Advanced uses for the ESXi Learnswitch VIB
VMware has a VIB (vSphere Installation Bundle; essentially a patch) that enables the ability for the vSphere Distributed Switches (VDS) to learn MAC addresses. This makes some very cool scenarios possible.
You see the VDS is essentially a software based layer 2 switch that has the ability to span accross multiple ESXi hosts. But due to the fact that the VDS resides inside the VMware environment it has never had the need to perform MAC learning like a normal physical switch does. This is because the VMware environment already knows what the MAC address is of each vNIC attached to each Virtual Machine. And because of this it will only forward traffic to Virtual Machines for which they're intended.
This poses a problem when people wish to nest ESXi installations. In other words, when someone wants to install an ESXi host inside of another one. You might ask, "when does anyone ever want to do this?" Well most often those who are wanting learn ESXi; VMware virtualization. This also makes for a useful development environment in which you can do whatever you want without effecting any production environments.
So when someone creates an ESXi host VM inside of another you end up with a layering effect. Your ESXi host VM could have a collection of it's own VMs. The only way for external network traffic to reach the nested VMs is to pass through the same virtual port on the VDS. This means that the virtual port on the VDS has multiple MAC addresses hanging off of it.
You can learn more about the learnswitch VIB here: https://labs.vmware.com/flings/learnswitch
William Lam provides a very good esplanation of the feature here: https://www.virtuallyghetto.com/2017/04/esxi-learnswitch-enhancement-to-the-esxi-mac-learn-dvfilter.html
I have come to find that most discussions of the Learnswitch touch on the desire to nest ESXi installations. But I've found that this feature is useful if you wish to nest ANY hypervisor (Linux KVM, VirtualBox, etc.) within an ESXi environment. The concept is the same.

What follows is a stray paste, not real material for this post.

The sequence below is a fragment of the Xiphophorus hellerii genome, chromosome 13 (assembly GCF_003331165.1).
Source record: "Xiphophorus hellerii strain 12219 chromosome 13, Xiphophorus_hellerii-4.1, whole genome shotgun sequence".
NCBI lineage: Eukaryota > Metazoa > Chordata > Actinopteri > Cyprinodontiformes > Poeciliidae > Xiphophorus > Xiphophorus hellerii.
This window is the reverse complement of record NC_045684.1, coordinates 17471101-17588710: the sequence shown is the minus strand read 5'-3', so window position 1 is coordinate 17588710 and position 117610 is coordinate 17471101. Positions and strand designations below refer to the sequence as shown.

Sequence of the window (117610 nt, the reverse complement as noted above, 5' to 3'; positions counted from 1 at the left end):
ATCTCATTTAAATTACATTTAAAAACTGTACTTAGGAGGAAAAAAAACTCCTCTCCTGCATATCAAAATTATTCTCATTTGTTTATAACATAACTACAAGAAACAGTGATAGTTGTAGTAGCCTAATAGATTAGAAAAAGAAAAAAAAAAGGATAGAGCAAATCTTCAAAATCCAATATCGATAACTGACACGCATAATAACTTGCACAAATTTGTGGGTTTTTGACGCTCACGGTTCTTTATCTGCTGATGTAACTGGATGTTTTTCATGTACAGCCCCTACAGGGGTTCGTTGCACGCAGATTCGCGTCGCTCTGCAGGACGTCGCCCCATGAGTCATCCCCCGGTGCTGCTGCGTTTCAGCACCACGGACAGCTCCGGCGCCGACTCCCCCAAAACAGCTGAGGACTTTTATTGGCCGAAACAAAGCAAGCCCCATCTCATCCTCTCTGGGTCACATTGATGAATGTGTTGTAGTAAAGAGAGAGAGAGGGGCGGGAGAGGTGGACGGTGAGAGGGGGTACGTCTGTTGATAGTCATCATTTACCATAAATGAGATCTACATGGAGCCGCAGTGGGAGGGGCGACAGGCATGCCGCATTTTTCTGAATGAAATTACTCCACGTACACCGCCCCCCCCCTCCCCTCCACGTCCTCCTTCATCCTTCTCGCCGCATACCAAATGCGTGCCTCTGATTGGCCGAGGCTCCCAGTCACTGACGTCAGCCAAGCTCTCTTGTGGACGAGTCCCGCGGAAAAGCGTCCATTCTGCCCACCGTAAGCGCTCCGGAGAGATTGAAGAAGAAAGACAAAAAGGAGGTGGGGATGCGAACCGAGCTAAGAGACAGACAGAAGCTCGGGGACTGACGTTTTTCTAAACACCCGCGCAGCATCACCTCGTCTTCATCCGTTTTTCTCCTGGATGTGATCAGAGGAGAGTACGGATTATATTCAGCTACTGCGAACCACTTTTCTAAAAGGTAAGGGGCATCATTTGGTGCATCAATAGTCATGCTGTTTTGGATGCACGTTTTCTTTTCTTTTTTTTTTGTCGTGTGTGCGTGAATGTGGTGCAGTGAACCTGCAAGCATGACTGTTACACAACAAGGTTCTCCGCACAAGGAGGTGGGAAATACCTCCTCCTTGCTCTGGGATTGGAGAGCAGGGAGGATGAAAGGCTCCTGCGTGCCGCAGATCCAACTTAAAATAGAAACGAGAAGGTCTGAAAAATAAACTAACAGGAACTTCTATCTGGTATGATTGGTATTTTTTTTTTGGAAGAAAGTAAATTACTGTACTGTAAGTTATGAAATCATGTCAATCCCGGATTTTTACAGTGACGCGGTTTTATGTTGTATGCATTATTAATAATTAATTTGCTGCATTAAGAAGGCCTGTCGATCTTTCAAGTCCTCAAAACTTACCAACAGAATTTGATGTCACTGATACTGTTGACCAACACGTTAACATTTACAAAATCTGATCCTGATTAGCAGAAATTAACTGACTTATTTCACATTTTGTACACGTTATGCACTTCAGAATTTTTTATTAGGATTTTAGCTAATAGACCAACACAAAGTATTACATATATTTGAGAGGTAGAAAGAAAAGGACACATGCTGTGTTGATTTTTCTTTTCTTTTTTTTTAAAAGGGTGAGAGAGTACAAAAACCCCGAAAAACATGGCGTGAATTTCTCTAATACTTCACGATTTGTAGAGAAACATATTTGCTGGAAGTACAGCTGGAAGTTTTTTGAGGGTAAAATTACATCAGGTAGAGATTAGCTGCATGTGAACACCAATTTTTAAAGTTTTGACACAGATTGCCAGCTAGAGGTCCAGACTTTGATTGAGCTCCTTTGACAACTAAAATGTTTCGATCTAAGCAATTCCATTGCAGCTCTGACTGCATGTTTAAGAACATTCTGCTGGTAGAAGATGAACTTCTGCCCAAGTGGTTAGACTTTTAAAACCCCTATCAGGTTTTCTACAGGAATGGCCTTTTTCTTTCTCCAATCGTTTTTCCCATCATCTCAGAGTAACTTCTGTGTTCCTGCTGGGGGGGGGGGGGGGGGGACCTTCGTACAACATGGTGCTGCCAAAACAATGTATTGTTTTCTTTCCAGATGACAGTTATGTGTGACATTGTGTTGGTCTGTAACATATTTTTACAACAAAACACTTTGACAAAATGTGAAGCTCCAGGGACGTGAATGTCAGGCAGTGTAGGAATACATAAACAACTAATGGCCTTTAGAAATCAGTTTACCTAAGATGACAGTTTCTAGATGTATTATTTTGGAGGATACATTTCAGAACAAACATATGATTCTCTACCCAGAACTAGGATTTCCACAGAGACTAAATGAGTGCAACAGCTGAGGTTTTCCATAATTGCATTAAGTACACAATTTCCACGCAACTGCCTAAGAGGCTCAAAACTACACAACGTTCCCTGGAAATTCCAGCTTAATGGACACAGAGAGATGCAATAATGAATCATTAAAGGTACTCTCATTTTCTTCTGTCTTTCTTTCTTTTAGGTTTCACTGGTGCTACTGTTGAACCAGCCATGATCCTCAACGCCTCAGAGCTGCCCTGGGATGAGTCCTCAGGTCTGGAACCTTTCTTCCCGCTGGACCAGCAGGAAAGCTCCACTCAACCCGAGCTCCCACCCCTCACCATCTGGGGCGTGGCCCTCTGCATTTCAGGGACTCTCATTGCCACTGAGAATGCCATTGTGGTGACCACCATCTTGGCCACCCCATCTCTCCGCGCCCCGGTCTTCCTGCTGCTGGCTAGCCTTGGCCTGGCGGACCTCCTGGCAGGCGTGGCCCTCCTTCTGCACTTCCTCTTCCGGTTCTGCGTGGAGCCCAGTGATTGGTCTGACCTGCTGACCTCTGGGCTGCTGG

To take things further, I've recenctly been working on a project to extend a distributed portgroup across a large layer 3 network with the use of a VXLAN tunnel provided by OpenVswitch. Not only is this possible but you can use any hypervisor at the distant end as long as you have a VXLAN tunnel end point to provide the transport.
Consider the picture below:
In this picture on the left the CentOS 7 VM running inside the ESXi host is providing a VXLAN tunnel entry point (VTEP) that extends VLAN 119 across a layer 3 network to a separate CentOS 7 KVM server on the right. In this case we have VMware ESXi and Linux KVM working together to host 4 virtual machines and geographically separated by a VXLAN tunnel. VM1, VM2, VM3, VM4 and the workstation hanging off the Nexus 5K layer 2 switch are all in the same subnet. They communicate with each other over layer 2 only. The CentOS 7 host on the right can be located anywhere in the world and as long as the IPs at the VTEPs can ping each other then the VXLAN tunnel will form an the VMs will be able to reach eachother. The ESXi Learnswitch allows the VDS to learn that the MAC addresses of VMs 3 and 4 are reachable through the port that the CentOS 7 VM eth0 interface is attached to.
In other words, when VM1 ARPs for the MAC address of VM3 (10.0.0.3) the ARP will be broadcast onto VLAN 119. It'll enter the eth0 inteface of the CentOS 7 VM and be sent down the VXLAN tunnel and come out on VLAN 119 at the CentOS 7 host on the right. VM3 will see the ARP and respond with it's MAC address. VM3's ARP response will travel back down the VXLAN tunnel and come out of eth0 onto VLAN119. The VDS will update its MAC address table and map VM3's MAC address to the port that eth0 is attached to.